Pubs cater for new normal
A pub in East Keswick has used innovation to comply with coronavirus restrictions - by replacing outdoor tables with hay bales.
Publican Karen Hart of the Duke of Wellington pub said that customers have ‘loved’ the new idea since reopening on Saturday.
The hay bales were sourced from a local farm in Wetherby - inspired by similar ideas used at weddings and the annual beer festival nearby.
Karen said: “Circumstances has presented up with a massive challenge to resume somewhat normal services at The Duke.
“Having to reduce the capacity to 50 per cent in the restaurant and none in the bar area, we have come up with a new way of working.
“We’ve decided to move our restaurant outside.
“The hay bales were a perfect option as they are a low cost a bit of fun and we are trying our very best to adapt to this new system.
“Hopefully we can get through coronavirus.”
Karen said the response to the change had been brilliant.
She added: “We wanted to add a bit of fun and make it safe at the same time.
“I had seen similar options at weddings and our local annual beer festival.
“We had a fantastic day (last Saturday).
“We did a BBQ and everyone used a one way system to get drinks.”
Leeds City Council issued guidance for residents, visitors and businesses as hospitality and entertainment venues prepared to reopen last weekend.
From Saturday July 4, restaurants, bars, leisure and entertainment venues were able to reopen as part of the latest relaxation of restrictions due to Covid-19.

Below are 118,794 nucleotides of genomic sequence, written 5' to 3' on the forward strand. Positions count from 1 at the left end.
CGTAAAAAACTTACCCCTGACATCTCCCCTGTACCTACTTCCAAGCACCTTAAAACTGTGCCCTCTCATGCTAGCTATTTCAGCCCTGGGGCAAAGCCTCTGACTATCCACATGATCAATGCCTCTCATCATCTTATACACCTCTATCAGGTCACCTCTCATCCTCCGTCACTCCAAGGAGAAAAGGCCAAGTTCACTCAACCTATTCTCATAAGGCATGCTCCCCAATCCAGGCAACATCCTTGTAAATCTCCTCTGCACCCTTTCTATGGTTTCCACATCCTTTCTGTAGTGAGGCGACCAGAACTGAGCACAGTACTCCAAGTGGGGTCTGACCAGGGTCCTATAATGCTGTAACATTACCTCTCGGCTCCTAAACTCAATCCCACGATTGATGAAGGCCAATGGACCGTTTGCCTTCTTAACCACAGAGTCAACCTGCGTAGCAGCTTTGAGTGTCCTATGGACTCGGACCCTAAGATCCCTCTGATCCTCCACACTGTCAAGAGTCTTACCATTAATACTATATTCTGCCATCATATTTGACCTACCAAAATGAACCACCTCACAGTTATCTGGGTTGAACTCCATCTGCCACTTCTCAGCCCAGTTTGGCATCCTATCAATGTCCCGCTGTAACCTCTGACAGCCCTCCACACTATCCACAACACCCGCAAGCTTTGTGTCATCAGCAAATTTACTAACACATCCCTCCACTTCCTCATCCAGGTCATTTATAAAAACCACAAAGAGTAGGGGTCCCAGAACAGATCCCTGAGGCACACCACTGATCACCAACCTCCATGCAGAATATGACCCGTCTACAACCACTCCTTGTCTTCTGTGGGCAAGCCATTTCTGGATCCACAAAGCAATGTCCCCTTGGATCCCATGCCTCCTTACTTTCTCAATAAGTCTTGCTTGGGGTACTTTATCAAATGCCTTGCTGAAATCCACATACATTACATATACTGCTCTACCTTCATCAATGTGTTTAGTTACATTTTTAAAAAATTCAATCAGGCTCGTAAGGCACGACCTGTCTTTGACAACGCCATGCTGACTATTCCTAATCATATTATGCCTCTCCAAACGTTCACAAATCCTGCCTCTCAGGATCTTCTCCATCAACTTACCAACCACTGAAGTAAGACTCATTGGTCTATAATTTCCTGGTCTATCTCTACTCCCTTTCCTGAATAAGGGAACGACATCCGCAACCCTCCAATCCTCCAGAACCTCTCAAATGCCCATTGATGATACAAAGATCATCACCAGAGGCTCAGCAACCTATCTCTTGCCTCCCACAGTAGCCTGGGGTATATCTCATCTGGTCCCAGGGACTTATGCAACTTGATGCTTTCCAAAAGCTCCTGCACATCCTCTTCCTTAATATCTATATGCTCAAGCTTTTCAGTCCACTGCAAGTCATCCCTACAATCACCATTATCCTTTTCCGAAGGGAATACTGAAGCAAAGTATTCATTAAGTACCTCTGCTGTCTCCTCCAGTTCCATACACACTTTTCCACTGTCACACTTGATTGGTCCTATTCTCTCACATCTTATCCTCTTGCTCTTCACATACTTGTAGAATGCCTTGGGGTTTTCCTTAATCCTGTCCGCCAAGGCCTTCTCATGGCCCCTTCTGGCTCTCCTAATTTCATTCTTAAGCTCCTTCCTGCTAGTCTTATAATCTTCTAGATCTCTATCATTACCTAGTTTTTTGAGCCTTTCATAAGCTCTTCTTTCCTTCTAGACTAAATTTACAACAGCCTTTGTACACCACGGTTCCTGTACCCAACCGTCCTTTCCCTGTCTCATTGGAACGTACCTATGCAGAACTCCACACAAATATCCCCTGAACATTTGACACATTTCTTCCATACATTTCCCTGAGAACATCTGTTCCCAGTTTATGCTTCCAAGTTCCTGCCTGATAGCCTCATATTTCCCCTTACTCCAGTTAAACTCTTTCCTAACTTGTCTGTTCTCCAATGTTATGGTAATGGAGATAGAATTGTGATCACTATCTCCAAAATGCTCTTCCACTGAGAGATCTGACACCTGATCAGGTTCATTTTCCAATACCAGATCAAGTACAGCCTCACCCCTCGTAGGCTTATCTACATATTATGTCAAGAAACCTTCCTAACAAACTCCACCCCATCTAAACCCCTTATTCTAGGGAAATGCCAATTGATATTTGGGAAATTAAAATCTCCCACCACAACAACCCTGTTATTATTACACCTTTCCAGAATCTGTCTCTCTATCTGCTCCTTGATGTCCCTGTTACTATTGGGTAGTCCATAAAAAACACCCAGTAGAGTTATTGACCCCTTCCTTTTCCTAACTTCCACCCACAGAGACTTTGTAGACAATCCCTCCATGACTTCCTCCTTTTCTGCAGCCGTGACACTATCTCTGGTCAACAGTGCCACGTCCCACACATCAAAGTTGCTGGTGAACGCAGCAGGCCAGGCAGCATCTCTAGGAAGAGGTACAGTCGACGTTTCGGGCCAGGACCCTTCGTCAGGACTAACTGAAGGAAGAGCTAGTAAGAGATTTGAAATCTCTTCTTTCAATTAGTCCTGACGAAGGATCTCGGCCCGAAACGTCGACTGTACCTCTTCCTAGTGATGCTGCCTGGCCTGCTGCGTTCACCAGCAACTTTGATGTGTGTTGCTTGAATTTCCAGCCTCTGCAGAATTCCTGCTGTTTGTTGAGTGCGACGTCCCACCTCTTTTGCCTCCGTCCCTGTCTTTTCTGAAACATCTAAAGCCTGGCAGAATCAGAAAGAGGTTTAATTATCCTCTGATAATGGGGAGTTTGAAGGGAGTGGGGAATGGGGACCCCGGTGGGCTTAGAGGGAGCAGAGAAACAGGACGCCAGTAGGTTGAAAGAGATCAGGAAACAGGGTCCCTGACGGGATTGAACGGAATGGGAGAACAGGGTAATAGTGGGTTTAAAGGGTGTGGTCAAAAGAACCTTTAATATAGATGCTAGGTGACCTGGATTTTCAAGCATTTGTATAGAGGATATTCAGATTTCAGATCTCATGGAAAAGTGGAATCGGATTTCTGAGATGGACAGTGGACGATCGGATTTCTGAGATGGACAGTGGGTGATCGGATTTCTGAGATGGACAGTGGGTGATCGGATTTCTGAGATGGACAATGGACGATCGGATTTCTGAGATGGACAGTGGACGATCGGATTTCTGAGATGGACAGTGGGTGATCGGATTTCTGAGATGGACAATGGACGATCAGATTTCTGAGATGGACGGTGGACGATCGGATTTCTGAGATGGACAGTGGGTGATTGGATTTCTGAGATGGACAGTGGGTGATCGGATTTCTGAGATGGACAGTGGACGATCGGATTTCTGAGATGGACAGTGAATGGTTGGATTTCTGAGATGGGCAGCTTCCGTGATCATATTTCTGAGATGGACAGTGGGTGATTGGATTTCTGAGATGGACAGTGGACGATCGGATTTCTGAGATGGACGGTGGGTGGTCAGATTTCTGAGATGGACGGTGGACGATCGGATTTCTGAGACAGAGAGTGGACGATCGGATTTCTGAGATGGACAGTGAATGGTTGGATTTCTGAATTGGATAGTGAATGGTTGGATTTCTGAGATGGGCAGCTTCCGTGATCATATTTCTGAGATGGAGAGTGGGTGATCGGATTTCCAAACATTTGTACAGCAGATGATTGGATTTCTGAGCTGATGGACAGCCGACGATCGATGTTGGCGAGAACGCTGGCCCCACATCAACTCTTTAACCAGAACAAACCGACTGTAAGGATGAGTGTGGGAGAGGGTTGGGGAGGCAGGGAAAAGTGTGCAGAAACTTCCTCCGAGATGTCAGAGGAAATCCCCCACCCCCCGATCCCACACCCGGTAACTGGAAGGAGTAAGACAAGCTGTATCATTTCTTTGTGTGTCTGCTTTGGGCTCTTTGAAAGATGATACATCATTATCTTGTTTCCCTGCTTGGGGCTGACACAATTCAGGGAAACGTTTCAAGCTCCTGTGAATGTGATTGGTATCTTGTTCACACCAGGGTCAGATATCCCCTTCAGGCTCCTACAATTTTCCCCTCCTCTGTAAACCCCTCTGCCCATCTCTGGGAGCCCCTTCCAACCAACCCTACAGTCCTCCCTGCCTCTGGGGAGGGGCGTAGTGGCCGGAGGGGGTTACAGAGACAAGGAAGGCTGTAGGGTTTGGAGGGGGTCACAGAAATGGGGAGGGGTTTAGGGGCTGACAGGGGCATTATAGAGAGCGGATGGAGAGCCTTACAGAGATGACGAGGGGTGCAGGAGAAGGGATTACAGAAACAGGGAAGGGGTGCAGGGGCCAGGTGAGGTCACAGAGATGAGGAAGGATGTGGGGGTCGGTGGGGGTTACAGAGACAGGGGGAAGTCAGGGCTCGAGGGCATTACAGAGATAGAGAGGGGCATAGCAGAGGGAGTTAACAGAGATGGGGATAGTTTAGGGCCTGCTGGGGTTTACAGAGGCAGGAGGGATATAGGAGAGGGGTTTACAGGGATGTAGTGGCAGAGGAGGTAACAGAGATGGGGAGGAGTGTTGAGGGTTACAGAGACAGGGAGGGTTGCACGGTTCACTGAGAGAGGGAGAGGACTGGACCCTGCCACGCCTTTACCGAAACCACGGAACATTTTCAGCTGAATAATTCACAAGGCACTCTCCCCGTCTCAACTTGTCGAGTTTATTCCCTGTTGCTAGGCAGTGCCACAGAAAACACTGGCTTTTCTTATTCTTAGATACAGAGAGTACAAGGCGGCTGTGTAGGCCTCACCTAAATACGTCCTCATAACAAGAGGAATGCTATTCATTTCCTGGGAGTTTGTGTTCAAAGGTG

A council statement claimed restrictions is being placed on the volume of music so socially distancing revellers will be able to easily hold conversations while they remain two metres apart. No live music performances will be allowed.
Businesses were also encouraged to put up signage and “social distancing visuals”, while a team of council night marshals will be operating over both of the first two weekends of the reopening. West Yorkshire Police will also have extra feet on the ground.
Most pubs and bars will operate with reduced capacities, with space available either through online bookings or a first-come first-served basis.
The council statement added: “Opening times may be varied, with contactless payment being used where possible. Music levels in all venues will be restricted to ensure customers can talk normally, with no live band performances allowed.
“Signage and reminders of safety messages will be visible in popular areas across the city centre, along with hand sanitiser stations. Additional cleaning will be carried out, especially on objects being touched such as benches, bins and push buttons as well as at transport interchanges.”
Venues have also been advised to introduce table service to ensure the safety of customers and staff.
Taxis and private hire vehicles will be available from taxi ranks or by hailing, but pre-booking is advised.
They may have additional requirements, such as limits on the number of people per vehicle, and face coverings, so it is advised to check that when booking and to be aware that some operators may decline to accept customers who do not have a face covering.”
Meanwhile Wetherby Business Association Chairman Nick Dyson welcomed changes to The Shambles in Wetherby, which has bene closed to traffic to allow cafes room for additional outside eating.
“Any feedback from the public would be welcomed on this step – it certainly gives Wetherby a continental feel.”
He added that plans by Leeds City Council to turn High Street and part of North street into a one way narrowed street to maintain social distancing will be going ahead.
“They have agreed to leave pull-in areas for delivery vehicles to the shops, which will help enormously.”